If you have questions about using CSN resources for something that may be perceived as person or financial interest, please take of a copy of the section from the Board of Regents Handbook, Title 4, Chapter 1, Section 25 to your supervisor and discuss the issue. If questions or doubts still exist, please refer your question up the chain of command to your director, department head, dean, or VP. If you are not comfortable using that chain of command or have reasons to suspect someone in that chain of being involved with or associated with someone who is misusing CSN resources, please contact CSN internal audit.
Cash handling is always interesting to auditors. Here are a few of the requirements for handling cash at CSN:
1. Safeguarding revenue and receipts prior to official deposit is the responsibility of the department.
2. In every department a minimum two individuals divide the responsibilities of the management of receipting, depositing and handling of all cash in every department.
3. At no time should a student worker be used for primary cash accountability responsibilities.
4. Student workers may collect payments under the supervision and accountability of a full time permanent staff member.
5. Student workers may make departmental deposits if someone other than the student verified and filled out the deposit form to take to a Cashier’s Office. The student worker should ensure the amounts indicated on the departmental deposit are balanced against actual deposit items.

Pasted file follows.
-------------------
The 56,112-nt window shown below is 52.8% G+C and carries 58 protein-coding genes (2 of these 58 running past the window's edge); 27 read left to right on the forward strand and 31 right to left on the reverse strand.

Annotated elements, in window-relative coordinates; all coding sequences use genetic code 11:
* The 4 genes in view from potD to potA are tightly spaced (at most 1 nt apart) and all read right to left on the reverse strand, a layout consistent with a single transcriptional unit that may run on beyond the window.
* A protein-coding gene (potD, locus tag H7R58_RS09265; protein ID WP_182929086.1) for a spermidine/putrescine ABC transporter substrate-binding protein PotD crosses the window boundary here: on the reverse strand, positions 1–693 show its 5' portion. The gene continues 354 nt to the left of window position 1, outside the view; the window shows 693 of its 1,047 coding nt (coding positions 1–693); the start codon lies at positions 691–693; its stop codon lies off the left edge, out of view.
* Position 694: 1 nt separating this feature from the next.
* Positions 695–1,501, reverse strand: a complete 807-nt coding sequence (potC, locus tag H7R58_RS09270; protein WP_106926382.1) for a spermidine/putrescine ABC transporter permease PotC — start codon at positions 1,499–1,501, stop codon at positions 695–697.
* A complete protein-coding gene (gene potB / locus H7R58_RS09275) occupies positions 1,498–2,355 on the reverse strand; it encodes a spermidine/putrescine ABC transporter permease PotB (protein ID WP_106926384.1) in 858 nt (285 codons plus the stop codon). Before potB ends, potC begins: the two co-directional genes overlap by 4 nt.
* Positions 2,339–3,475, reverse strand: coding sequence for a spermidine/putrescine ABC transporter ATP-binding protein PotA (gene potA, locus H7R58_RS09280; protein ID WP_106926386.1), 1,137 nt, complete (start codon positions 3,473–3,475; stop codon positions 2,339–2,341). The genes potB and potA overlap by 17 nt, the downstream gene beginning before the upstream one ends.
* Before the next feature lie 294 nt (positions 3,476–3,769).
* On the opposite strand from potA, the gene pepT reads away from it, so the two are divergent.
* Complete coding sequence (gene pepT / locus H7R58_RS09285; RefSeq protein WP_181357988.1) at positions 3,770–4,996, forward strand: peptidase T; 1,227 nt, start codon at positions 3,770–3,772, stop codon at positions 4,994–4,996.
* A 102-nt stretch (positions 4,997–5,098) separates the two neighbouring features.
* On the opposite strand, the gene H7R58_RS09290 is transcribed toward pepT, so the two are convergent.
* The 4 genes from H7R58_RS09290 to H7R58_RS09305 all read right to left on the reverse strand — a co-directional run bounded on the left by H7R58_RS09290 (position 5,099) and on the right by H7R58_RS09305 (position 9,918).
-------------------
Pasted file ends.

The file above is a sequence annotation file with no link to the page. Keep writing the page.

6. The function of handling or collecting cash should always be separated from the recording of cash in any type of official receipting performed by the department.
7. All deposits must be counted once by a departmental Cash Custodian and once by another individual to ensure the accuracy of the deposit before it is hand delivered to the Cashier’s Office for deposit.
8. Only authorized personnel are permitted to handle cash and must have attended mandatory cash handling training.
9. Each department head or Cash Custodian must maintain a listing of all employees (including students) who are performing cash handling duties.
10. All checks and money orders will be restrictively endorsed immediately upon receipt to the Board of Regents, College of Southern Nevada including CSN’s account number and bank name among other information.
11. CSN’s internal auditors can audit any department’s cash handling without advance notice.
12. For further guidance on cash handling, see the Cash and Payment Handling Operations Policies and Procedures document available at http://www.csn.edu/pages/1722.asp.
Be familiar with all of the policies, procedures, laws and regulations governing your job at CSN. These may include the following:
- State of Nevada Administrative Code.
- The Nevada System of Higher Education Handbook.
- CSN’s Policies and Procedures.
- Your Department’s Policies, Procedures, Guidelines and Operating Practices.
Ask your supervisor, manager, director, chair, dean and others if you have questions.